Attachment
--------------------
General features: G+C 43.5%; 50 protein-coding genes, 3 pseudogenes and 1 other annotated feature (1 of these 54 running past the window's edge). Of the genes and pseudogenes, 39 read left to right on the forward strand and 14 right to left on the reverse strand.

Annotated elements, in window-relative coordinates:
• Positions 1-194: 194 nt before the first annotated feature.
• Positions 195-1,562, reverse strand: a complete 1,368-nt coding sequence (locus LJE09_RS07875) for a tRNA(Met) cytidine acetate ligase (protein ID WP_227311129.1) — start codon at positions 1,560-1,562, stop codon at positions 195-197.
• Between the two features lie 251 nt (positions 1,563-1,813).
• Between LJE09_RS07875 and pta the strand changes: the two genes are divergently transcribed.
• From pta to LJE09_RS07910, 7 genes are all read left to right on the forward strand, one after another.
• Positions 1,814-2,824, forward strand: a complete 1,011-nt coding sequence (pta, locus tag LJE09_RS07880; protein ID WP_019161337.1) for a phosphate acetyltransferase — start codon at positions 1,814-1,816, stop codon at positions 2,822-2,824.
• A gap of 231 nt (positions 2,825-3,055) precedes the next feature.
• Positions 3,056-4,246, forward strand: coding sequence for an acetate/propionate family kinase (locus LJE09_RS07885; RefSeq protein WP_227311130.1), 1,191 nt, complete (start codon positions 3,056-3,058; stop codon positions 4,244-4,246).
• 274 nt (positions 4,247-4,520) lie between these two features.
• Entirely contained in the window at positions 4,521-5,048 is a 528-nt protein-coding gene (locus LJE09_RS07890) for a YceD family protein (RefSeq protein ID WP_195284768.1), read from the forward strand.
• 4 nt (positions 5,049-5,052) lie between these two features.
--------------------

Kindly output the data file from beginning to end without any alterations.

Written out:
General features: G+C 43.5%; 50 protein-coding genes, 3 pseudogenes and 1 other annotated feature (1 of these 54 running past the window's edge). Of the genes and pseudogenes, 39 read left to right on the forward strand and 14 right to left on the reverse strand.

Annotated elements, in window-relative coordinates:
• Positions 1-194: 194 nt before the first annotated feature.
• Positions 195-1,562, reverse strand: a complete 1,368-nt coding sequence (locus LJE09_RS07875) for a tRNA(Met) cytidine acetate ligase (protein ID WP_227311129.1) — start codon at positions 1,560-1,562, stop codon at positions 195-197.
• Between the two features lie 251 nt (positions 1,563-1,813).
• Between LJE09_RS07875 and pta the strand changes: the two genes are divergently transcribed.
• From pta to LJE09_RS07910, 7 genes are all read left to right on the forward strand, one after another.
• Positions 1,814-2,824, forward strand: a complete 1,011-nt coding sequence (pta, locus tag LJE09_RS07880; protein ID WP_019161337.1) for a phosphate acetyltransferase — start codon at positions 1,814-1,816, stop codon at positions 2,822-2,824.
• A gap of 231 nt (positions 2,825-3,055) precedes the next feature.
• Positions 3,056-4,246, forward strand: coding sequence for an acetate/propionate family kinase (locus LJE09_RS07885; RefSeq protein WP_227311130.1), 1,191 nt, complete (start codon positions 3,056-3,058; stop codon positions 4,244-4,246).
• 274 nt (positions 4,247-4,520) lie between these two features.
• Entirely contained in the window at positions 4,521-5,048 is a 528-nt protein-coding gene (locus LJE09_RS07890) for a YceD family protein (RefSeq protein ID WP_195284768.1), read from the forward strand.
• 4 nt (positions 5,049-5,052) lie between these two features.